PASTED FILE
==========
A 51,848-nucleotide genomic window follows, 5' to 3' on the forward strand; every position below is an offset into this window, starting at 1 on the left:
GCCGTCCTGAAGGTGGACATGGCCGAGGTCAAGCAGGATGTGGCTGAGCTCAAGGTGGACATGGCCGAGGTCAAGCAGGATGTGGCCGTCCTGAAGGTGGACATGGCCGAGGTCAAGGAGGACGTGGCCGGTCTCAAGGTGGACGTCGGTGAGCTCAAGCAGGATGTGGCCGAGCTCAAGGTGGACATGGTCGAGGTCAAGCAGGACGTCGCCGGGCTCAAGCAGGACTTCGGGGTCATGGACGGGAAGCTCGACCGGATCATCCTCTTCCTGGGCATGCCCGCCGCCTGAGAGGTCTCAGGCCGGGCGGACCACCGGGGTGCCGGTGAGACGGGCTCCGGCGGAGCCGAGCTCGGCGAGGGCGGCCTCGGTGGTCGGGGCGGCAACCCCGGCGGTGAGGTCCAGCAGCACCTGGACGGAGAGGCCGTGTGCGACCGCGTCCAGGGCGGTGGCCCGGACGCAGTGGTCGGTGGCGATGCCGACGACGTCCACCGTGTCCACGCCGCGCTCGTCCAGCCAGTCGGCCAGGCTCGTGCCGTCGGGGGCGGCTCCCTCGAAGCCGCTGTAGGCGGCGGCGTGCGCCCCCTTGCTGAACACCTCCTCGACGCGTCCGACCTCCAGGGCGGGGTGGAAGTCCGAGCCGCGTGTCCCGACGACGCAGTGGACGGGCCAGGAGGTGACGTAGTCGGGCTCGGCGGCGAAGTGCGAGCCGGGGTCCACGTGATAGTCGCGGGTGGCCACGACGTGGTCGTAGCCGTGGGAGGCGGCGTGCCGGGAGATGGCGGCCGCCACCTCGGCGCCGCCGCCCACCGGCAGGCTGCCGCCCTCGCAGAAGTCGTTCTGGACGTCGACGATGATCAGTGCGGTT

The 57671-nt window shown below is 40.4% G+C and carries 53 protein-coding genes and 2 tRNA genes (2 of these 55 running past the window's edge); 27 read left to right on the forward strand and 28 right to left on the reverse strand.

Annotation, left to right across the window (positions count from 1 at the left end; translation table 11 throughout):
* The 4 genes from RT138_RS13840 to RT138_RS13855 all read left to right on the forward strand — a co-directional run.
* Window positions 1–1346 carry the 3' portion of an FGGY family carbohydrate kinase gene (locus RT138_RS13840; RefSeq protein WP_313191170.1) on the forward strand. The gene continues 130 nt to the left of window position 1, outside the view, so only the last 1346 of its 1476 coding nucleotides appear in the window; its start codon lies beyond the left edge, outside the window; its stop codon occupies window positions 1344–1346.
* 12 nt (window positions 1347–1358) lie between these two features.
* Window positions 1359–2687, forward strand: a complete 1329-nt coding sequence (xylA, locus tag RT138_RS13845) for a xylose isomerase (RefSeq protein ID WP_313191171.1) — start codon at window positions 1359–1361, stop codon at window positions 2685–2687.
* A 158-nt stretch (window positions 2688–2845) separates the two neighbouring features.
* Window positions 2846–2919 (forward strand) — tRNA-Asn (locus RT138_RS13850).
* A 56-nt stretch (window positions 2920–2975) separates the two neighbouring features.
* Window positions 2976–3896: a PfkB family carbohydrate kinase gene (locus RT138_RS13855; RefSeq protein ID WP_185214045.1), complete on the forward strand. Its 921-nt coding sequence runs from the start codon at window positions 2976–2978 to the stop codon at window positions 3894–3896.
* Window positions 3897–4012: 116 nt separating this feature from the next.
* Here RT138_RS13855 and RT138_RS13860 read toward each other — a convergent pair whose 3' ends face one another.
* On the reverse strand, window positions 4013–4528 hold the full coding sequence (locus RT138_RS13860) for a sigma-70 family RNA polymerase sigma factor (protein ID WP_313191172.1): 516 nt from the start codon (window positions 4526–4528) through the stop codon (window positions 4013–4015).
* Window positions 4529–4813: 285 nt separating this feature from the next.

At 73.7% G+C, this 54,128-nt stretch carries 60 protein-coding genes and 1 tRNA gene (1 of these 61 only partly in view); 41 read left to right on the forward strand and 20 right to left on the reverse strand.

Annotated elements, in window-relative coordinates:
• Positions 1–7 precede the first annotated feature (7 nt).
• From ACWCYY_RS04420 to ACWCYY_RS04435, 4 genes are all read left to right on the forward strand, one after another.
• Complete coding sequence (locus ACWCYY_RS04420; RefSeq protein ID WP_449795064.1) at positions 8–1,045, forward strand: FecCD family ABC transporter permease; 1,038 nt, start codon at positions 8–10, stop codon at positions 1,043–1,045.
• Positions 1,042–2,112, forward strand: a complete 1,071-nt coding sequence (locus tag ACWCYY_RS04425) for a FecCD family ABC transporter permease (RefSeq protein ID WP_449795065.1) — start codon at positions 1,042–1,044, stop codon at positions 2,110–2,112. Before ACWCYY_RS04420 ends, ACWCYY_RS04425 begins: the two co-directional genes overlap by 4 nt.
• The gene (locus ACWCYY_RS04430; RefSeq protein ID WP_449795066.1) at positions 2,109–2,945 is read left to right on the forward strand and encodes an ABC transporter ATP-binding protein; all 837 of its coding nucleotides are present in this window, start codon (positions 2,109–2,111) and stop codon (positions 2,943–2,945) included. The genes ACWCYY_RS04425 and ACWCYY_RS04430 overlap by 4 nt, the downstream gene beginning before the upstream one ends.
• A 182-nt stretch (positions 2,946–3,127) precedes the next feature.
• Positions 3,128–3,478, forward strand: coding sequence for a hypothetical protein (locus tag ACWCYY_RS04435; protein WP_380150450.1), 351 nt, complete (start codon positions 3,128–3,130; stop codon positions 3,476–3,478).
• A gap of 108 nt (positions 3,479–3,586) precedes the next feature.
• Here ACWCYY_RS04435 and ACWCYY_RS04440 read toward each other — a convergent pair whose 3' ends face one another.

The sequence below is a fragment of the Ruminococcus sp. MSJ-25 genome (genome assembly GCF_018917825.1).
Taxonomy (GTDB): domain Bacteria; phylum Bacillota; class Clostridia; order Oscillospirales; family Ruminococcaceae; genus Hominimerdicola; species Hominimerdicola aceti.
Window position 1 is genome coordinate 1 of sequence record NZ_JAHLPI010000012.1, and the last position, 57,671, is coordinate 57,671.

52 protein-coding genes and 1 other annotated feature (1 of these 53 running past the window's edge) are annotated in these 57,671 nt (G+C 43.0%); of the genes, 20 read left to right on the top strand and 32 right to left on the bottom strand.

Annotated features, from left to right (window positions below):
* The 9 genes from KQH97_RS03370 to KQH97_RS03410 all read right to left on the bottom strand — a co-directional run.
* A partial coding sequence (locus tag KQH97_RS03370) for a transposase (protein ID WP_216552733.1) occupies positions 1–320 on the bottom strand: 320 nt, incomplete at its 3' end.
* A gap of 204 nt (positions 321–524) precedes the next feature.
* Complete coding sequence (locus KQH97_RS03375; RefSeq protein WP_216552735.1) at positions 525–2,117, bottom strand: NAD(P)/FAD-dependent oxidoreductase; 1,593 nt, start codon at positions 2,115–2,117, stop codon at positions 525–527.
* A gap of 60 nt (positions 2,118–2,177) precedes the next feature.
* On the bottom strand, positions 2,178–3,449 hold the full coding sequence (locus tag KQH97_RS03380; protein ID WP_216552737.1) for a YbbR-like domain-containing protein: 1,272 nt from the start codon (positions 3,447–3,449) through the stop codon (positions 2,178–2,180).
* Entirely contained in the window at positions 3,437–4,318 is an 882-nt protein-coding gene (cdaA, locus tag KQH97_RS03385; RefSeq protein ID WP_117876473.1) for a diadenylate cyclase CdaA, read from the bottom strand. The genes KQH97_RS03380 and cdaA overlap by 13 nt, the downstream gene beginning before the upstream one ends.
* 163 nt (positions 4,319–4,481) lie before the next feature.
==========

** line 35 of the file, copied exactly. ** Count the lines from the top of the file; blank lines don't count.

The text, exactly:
* A gap of 204 nt (positions 321–524) precedes the next feature.